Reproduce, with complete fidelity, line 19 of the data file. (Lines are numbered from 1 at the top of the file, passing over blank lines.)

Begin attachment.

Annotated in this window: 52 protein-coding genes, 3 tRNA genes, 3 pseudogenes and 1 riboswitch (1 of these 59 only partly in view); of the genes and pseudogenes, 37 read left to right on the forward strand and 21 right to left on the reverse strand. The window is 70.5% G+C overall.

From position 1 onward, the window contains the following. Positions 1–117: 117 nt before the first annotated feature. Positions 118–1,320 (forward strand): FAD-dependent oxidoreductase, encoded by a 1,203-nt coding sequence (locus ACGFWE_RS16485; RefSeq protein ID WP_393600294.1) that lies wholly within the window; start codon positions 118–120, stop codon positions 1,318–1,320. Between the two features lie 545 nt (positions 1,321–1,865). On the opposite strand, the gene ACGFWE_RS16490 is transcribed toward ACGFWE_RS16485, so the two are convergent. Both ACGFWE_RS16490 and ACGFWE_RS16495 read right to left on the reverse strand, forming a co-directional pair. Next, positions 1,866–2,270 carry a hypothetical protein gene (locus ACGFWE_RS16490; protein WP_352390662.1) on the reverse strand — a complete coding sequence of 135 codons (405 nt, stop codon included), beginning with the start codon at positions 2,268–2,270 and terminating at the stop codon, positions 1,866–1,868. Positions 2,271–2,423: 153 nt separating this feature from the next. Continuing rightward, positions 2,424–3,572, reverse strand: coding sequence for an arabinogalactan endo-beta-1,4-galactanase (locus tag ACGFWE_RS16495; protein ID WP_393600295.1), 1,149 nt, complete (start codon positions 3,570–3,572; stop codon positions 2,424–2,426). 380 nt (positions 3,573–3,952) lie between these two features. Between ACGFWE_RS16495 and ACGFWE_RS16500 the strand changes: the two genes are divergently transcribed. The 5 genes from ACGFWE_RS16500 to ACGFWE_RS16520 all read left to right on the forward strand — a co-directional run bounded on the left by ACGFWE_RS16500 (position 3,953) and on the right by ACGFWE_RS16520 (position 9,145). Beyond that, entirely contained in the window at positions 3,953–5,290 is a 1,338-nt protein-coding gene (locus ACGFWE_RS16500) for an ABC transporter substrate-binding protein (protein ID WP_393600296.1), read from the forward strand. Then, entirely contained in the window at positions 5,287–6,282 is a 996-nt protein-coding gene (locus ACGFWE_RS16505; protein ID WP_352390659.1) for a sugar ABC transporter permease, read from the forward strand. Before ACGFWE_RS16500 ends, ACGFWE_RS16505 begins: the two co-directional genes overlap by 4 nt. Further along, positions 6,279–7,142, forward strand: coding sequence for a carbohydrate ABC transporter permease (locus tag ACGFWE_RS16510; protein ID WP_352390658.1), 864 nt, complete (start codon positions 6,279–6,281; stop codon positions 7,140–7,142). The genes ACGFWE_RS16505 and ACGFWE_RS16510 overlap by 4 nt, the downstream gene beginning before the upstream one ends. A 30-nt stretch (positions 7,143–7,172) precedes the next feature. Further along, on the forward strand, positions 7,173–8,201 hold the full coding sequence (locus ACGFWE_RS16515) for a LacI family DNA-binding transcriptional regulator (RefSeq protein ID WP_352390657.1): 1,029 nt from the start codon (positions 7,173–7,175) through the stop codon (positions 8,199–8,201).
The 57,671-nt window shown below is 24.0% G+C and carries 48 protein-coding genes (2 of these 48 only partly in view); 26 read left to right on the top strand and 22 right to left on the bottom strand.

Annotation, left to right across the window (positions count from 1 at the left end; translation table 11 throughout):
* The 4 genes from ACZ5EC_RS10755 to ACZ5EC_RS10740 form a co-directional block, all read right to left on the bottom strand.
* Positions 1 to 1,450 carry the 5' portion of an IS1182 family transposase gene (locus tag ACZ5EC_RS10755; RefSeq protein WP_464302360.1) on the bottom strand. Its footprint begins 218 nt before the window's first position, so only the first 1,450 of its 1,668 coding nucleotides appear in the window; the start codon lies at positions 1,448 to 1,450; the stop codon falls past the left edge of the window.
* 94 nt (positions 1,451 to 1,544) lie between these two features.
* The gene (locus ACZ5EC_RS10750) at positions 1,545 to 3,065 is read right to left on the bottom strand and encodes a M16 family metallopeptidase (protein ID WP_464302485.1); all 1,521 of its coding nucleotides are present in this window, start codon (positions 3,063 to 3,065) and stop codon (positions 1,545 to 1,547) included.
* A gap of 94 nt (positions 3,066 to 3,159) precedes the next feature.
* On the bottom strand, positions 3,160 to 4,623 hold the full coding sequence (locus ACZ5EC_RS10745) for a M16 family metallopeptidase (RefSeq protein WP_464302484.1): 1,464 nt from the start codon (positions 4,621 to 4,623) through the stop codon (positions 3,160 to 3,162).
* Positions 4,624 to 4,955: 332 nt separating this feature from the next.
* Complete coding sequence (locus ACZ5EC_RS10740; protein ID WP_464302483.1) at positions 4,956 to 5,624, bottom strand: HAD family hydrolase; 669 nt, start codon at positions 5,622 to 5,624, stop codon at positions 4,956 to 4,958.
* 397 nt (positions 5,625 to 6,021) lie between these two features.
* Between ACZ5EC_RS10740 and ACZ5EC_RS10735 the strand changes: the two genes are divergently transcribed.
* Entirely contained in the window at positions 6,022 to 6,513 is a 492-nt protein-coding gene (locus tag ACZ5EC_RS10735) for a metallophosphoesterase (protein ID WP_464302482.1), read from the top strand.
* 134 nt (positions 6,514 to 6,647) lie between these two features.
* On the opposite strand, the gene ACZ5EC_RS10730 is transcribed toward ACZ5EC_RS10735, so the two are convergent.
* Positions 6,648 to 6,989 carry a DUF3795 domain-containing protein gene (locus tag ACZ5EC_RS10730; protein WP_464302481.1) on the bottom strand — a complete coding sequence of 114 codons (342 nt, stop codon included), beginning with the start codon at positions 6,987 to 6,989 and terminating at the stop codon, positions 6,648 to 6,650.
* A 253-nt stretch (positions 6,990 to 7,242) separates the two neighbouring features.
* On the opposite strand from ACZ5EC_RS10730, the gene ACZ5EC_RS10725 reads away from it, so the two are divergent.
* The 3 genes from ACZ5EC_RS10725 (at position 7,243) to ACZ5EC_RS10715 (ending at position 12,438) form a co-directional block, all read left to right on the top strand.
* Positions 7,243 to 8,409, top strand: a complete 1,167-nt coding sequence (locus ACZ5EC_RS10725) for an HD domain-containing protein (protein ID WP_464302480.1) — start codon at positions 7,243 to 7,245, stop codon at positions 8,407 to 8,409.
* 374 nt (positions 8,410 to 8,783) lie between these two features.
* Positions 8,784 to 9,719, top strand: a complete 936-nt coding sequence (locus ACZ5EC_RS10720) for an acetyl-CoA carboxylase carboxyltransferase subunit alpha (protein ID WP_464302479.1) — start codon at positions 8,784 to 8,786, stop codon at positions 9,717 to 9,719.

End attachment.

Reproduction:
* A 253-nt stretch (positions 6,990 to 7,242) separates the two neighbouring features.